Although other good free editors probably exist now,
I've left this review here to possibly use as a comparison test,
or in case someone might still be interested in finding an editor
for older (Win9x?) 32-bit machines; probably with little memory.
Don't let the title fool you! This editor is not just for programmers.
It has all the standard functions
that any good text editor should have
and a whole lot more! This excellent program is
free for any use!
Screenshot of PFE 32 and Notes on how to use the tool bar buttons :
Note: The Wrap function
in this program has a much different effect than most
editors. It does not allow you to read lines that have lengths
beyond the right edge of the window like the "Word Wrap"
function in NOTEPAD. Nor does it set a right margin for text that
is pasted from the clipboard like a word processor. It only starts
a new line of text when you begin to enter a character after
column 72 while typing words on a blank line. ( If you insert text into a
line that is already longer than 72 columns it will not wrap.)
To perform a wordwrap similar to Notepad: Unfortunately, there's no simple menu item (or 'toggle switch'). You can, however, select all of the file's contents using ' Edit ' --> ' Select All ', right-click and choose 'Reformat' from the pop-up menu. To undo the wordwrapped text you must use ' Edit ' --> ' Undo Text Reformat ' (or press the key combination, CTRL+Z ).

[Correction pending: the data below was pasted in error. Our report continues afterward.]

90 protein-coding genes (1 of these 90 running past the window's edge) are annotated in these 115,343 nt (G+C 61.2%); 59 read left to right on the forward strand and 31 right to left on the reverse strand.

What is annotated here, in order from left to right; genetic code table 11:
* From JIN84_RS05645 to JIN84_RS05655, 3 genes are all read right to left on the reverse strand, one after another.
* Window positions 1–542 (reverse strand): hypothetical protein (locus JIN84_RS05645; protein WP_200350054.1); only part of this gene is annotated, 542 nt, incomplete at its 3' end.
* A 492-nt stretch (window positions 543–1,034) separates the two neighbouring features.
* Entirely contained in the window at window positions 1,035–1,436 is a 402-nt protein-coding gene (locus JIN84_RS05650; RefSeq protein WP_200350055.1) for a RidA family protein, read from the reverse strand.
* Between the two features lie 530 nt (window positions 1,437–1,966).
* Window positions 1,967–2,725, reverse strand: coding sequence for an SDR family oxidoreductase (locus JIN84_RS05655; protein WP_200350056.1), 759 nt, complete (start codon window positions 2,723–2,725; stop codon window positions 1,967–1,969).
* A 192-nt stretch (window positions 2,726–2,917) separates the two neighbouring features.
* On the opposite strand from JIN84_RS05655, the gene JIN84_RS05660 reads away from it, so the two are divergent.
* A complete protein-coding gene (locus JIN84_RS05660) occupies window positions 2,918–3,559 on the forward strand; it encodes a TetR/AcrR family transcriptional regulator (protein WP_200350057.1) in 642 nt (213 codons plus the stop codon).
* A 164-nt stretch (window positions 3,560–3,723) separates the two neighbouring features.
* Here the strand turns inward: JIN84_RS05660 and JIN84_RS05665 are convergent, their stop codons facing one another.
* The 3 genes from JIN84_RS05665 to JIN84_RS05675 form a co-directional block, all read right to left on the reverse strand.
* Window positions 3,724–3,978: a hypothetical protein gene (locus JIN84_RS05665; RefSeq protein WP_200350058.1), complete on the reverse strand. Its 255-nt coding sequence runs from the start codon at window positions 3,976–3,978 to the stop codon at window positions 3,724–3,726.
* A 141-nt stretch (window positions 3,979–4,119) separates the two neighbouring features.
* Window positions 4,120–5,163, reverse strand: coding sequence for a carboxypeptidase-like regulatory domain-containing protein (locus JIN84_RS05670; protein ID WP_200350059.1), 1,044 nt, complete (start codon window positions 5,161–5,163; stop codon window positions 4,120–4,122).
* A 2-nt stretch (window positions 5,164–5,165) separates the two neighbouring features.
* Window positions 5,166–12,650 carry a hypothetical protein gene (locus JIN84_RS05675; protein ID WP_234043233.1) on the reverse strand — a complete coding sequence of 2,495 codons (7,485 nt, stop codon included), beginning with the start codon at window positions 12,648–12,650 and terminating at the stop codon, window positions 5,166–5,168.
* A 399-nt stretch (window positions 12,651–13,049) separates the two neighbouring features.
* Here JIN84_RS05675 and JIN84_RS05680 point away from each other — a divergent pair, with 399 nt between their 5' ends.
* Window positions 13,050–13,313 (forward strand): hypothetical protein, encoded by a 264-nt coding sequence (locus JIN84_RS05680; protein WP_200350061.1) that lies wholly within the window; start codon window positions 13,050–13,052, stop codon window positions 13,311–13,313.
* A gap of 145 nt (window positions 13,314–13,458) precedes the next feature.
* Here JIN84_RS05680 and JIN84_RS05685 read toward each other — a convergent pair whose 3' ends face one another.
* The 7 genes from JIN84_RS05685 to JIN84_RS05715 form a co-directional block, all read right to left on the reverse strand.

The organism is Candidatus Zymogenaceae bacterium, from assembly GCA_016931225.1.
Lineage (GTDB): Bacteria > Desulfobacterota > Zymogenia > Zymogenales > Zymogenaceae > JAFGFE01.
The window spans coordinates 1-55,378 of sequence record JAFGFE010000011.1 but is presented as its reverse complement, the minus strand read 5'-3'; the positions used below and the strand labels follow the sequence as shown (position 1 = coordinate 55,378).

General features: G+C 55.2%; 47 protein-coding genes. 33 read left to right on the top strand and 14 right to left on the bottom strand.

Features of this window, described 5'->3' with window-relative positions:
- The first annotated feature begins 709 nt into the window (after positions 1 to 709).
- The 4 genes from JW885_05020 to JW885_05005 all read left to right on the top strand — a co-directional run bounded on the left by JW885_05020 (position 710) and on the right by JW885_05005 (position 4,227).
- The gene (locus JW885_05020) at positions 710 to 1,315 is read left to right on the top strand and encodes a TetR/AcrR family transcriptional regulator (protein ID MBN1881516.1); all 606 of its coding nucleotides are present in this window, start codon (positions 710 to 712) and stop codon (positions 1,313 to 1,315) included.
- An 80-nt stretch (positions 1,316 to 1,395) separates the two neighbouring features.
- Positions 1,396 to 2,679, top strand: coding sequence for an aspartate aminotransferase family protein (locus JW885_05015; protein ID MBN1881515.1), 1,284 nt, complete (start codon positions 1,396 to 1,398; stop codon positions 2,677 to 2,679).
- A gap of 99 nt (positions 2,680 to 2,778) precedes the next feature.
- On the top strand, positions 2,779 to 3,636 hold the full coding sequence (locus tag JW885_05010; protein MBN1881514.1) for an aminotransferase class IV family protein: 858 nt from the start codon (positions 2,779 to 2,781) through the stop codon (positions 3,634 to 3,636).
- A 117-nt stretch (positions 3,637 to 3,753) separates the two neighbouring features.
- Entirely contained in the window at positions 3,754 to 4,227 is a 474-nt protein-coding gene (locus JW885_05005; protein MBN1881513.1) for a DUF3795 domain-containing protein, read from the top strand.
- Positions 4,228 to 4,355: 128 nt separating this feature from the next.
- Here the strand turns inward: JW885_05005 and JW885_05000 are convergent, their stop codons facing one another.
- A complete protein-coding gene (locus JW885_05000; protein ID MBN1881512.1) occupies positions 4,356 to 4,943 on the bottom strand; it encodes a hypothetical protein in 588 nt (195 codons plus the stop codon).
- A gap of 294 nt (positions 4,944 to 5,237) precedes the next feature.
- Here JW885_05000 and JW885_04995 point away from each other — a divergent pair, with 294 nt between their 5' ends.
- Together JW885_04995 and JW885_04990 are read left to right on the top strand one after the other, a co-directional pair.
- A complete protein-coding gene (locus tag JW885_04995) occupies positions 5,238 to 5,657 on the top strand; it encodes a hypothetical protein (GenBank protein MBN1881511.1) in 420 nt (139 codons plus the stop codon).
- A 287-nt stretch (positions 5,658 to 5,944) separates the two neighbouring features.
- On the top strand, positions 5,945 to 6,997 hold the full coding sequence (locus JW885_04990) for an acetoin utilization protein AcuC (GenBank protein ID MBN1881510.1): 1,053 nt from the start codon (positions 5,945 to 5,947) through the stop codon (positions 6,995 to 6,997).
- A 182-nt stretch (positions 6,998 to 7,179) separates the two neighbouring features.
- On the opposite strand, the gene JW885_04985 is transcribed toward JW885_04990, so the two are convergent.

The program's help file is in British English, but the differences are only
in the spelling. For example, the words center and color are spelled:
centre and colour.
There is one word you may have trouble with, due to the author's preference for "editing terminology" rather than his language! He always uses the term caret, a proofreading symbol (^) indicating where something is to be inserted in a line of written or printed text, rather than the more accurate computer term cursor. So, think flashing bar (|) [for Insert] or flashing box [for Overwrite] when you see the word caret in the help file.
This is the dialog box for initiating the
capture of a DOS command's screen output. I consider this
to be a significant feature of PFE. It quickly gives you a ready-to-edit
text (after you change to Write mode). It will also capture
the output from programs that you're unable to use a pipe ( >) with
in Win 95 (such as perldoc.bat
; which transfers control to another program that expects command-line
parameters to be passed ).
Clicking on the Options menu above the toolbar and selecting "Preferences..." will bring up this window. Under the category selection of "Screen Font," you can choose any installed "fixed pitch font" (i.e., fixed width: each character is spaced evenly). The "System fixed pitch font" (also called "Fixedsys") is the standard Windows font used by NOTEPAD.
Although it's not a perfect match with the actual font displayed in full-screen DOS, the "OEM fixed pitch font" will allow you to read DOS text files including all the graphics characters and other symbols as shown in this picture. ( For some reason, Windows shortens the height of each character compared to the standard 25-line full-size DOS screen!)
The old PFE Home page no longer exists (it was at: http://www.lancs.ac.uk/people/cpaap/pfe), but it appears Alan is no longer there. It used to state: "Development and distribution of Programmer's File Editor has come to an end The PFE Web Site is now closed."
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